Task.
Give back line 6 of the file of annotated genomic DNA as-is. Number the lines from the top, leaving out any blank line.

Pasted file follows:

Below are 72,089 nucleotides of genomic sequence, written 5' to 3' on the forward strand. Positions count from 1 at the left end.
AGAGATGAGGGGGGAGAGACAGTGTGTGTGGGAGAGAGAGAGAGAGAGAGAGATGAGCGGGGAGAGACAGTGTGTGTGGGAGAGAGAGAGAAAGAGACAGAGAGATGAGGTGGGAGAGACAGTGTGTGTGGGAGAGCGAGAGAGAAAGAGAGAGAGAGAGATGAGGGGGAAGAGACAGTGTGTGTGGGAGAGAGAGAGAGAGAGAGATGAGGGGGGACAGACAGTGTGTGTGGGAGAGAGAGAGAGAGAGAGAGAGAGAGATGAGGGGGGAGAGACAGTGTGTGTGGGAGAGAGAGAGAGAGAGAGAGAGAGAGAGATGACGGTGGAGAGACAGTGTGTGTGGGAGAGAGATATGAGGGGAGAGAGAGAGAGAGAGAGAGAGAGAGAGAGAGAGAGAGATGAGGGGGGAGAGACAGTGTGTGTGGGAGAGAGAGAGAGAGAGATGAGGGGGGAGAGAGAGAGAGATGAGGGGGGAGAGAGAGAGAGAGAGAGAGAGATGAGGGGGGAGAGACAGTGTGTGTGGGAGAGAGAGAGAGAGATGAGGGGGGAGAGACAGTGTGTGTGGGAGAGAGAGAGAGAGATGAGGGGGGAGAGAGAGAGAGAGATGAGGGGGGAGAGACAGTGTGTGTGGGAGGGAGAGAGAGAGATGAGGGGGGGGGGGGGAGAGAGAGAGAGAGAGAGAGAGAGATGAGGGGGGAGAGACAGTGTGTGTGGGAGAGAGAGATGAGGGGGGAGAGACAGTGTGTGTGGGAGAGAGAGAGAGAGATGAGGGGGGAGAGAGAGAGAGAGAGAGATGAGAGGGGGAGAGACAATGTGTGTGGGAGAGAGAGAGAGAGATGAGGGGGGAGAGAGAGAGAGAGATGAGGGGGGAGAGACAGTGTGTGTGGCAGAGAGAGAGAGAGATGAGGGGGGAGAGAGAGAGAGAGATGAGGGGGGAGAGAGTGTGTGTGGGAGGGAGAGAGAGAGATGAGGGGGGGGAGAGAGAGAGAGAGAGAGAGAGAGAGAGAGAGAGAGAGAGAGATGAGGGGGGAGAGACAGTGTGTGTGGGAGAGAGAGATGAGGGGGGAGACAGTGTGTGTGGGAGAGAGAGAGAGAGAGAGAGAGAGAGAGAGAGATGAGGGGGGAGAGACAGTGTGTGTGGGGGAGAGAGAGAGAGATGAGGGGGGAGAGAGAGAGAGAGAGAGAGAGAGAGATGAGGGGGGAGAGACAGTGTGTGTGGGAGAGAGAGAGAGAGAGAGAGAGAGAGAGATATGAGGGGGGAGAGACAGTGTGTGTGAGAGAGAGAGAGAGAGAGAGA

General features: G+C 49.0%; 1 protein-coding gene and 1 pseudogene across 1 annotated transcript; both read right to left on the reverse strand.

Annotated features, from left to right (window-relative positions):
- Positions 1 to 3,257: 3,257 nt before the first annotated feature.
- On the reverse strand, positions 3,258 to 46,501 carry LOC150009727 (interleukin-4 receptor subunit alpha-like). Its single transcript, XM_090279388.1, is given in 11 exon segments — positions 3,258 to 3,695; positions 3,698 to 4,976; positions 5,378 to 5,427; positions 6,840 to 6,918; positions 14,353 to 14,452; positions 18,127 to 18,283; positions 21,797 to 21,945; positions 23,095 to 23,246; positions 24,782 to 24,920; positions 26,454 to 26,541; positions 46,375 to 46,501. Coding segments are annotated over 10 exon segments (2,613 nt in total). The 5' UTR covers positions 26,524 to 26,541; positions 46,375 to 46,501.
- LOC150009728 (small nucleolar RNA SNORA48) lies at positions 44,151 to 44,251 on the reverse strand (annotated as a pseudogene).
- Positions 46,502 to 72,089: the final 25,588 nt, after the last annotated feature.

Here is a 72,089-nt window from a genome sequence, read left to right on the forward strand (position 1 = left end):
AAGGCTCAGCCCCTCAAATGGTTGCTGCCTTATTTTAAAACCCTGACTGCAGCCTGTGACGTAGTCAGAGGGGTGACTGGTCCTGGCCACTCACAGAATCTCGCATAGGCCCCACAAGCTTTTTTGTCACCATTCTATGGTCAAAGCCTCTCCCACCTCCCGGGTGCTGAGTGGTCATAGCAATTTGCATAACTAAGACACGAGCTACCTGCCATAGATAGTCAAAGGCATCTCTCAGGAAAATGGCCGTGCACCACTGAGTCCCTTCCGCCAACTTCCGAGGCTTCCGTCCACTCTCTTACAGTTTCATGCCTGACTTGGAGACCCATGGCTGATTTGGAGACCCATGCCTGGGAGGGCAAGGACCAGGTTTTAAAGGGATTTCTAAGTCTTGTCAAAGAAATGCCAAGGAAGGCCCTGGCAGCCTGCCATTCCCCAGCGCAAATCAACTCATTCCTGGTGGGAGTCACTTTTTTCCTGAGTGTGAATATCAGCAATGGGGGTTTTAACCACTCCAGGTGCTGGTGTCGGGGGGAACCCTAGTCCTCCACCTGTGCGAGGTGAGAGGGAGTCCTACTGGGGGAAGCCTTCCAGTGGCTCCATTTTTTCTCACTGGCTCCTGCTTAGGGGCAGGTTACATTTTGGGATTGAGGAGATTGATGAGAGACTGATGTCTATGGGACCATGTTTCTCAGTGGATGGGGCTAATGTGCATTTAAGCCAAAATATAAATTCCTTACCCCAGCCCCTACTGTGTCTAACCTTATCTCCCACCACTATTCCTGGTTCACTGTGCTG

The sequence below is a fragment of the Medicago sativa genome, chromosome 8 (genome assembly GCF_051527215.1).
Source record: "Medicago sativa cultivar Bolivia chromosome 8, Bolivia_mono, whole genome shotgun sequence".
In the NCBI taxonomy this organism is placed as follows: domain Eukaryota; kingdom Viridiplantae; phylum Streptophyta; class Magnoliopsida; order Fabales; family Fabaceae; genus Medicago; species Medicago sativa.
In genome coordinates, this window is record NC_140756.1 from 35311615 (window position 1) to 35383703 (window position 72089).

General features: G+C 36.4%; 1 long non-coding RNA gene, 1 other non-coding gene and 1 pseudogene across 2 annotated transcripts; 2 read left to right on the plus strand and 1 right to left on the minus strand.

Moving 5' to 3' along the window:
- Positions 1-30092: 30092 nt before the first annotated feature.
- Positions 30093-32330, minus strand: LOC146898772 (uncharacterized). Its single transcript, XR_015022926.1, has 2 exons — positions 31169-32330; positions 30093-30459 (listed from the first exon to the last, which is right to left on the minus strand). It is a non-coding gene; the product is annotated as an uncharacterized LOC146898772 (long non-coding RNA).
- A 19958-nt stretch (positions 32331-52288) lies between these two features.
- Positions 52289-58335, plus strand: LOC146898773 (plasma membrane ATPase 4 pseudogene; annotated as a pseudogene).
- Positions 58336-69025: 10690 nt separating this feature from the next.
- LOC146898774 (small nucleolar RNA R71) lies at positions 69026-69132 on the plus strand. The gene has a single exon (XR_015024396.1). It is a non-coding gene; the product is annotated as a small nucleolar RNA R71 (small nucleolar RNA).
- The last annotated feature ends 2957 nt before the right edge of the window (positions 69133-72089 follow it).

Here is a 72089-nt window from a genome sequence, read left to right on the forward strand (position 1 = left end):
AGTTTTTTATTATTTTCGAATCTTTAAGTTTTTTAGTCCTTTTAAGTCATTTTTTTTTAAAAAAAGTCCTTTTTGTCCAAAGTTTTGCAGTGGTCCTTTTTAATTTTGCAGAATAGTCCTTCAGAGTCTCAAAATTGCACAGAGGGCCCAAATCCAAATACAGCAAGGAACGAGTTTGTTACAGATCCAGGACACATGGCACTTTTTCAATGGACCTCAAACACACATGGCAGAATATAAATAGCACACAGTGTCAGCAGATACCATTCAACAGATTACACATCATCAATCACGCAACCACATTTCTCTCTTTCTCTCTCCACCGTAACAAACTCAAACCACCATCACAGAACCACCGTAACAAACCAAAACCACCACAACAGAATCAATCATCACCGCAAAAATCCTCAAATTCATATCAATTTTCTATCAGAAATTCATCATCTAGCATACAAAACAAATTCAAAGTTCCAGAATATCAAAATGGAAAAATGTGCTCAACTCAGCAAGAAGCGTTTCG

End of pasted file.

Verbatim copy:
- On the reverse strand, positions 3,258 to 46,501 carry LOC150009727 (interleukin-4 receptor subunit alpha-like). Its single transcript, XM_090279388.1, is given in 11 exon segments — positions 3,258 to 3,695; positions 3,698 to 4,976; positions 5,378 to 5,427; positions 6,840 to 6,918; positions 14,353 to 14,452; positions 18,127 to 18,283; positions 21,797 to 21,945; positions 23,095 to 23,246; positions 24,782 to 24,920; positions 26,454 to 26,541; positions 46,375 to 46,501. Coding segments are annotated over 10 exon segments (2,613 nt in total). The 5' UTR covers positions 26,524 to 26,541; positions 46,375 to 46,501.